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Updated: September 18, 2023

A common problem with vexing challenges: Understanding dementia takes patience, self-care, communication

Stock Illustration / Mary Long

Ann Marie Kane had the misfortune of losing her job right around the time she found out her mother no longer had the mental acuity to take care of herself. Kane’s 85-year-old mother, Pauline, was diagnosed with vascular dementia, caused by reduced blood flow to the brain, at the height of the COVID-19 pandemic in 2020.

“All I did for six months was look for a place big enough for us to live together,” Kane says. “To say it was chaotic would be a huge understatement.”

Kane’s mother, who now attends the Southern Maine Agency on Aging’s Sam L. Cohen Center adult day program in Biddeford, is among more than 6 million Americans age 65 and older, including tens of thousands of Mainers, experiencing Alzheimer’s disease or another form of dementia.

Experts say repeating the same story or question, difficulty with everyday tasks, difficulty joining or maintaining a conversation, getting lost, personality changes, confusion about time and place, or troubling behavior such as neglecting grooming or poor judgement in handling money can all be warning signs of the onset of dementia.  

It is important to note that the more intelligent a person is, the easier it will be for them to mask symptoms. Changes in personality and behavior are important signals that a loved one is struggling with brain function.

Identifying a memory-related illness is just one step in the journey to provide care and comfort.

Kane says her mom’s symptoms started small, with a tendency to drag her right toe while walking. It took several years for the signs of dementia to become more obvious.

“When you’re with somebody all the time, it can be challenging to notice gradual changes in their behavior,” Kane says.

Talk to others

Unless you have daily contact with an aging family member, it is possible that others are in a better position to look for warning signs. And that’s OK. Do not rule out the possibility that a coworker, friend or neighbor might be more attuned to abnormal changes in behavior and cognitive function.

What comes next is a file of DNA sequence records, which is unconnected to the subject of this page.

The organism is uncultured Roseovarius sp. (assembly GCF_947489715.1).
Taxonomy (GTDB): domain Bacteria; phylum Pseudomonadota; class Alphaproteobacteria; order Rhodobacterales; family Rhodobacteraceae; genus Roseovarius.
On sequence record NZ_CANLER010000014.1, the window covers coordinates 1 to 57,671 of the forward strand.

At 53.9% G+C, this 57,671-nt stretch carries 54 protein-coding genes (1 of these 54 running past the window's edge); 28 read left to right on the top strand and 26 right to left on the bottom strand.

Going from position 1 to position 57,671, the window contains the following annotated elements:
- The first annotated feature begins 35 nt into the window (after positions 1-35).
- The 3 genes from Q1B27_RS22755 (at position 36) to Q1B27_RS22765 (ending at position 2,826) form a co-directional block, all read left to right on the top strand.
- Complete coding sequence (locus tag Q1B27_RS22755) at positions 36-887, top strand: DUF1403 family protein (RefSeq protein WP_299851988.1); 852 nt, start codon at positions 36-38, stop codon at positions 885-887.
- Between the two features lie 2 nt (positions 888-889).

If you are concerned, seek medical help. As with any disease, early detection is important in developing a treatment plan and finding ways to improve quality of life.

Activity matters

Suffering from dementia can often lead a person to withdraw from activities that have previously been important. Social isolation can lead to depression, which causes additional challenges in care.

Engaging in physical and mental activities, combined with healthy eating, can lower the risks of dementia and can keep your loved one, if suffering from dementia, engaged and stave off isolation and depression.

Communication is key

When caring for someone who has Alzheimer’s disease or another form of dementia, you must pay attention to how you communicate.

Avoid multitasking. Keep distraction to a minimum when communicating with someone who is battling dementia. Put away your phone. Turn off the TV or radio and make sure you are fully dialed into the conversation.

Keep it simple. Processing communication can be difficult for someone coping with dementia-related illness. Speak slowly and understand that repetition, while frustrating to you, can be beneficial to the other person. Ask “yes” or “no” questions.

Don’t argue. What your loved one is saying might be incorrect. It might be hurtful. But that person often does not understand and cannot control what they are saying. Correcting or arguing is not helpful.

Tone matters. Anger and irritation will still register, even if a person doesn’t recognize you and has trouble processing what you are saying. Stay patient.

Seek support

The number of Mainers with Alzheimer’s disease is expected to almost double from about 26,000 in 2010 to nearly 50,000 by 2030, according to University of Maine research. About 12% of Mainers 65 and older have Alzheimer’s, and another 5% have some other form of dementia.

More than 51,000 Maine residents are now caring for a family member with dementia, according to the Alzheimer’s Association. The value of unpaid care they provide is estimated to be $1.8 billion annually. The association says a public health approach is needed to reduce the burden on sufferers and their families.

There isn’t a one-size-fits-all solution for every Maine family dealing with dementia, says Dr. Heidi Wierman, division director of geriatrics and medical director of healthy aging at Maine Medical Center in Portland.

“Every individual experiences dementia differently based on the type and how it impacts the brain,” Wierman says. “It can affect memory, language, personality and motor function, and this is superimposed on our underlying human nature that may have had different strengths to begin with.

“How it impacts an individual will also change over time, and people are more likely to have good and bad days that are more extreme. The Alzheimer’s Association has groups for people with memory loss as well as sessions for caregivers. Groups are for people with all types of dementia, not just those with Alzheimer’s disease.”

Sources: University of Maine; Maine Department of Health and Human Services; Alzheimer’s Association; U.S. Centers for Disease Control and Prevention

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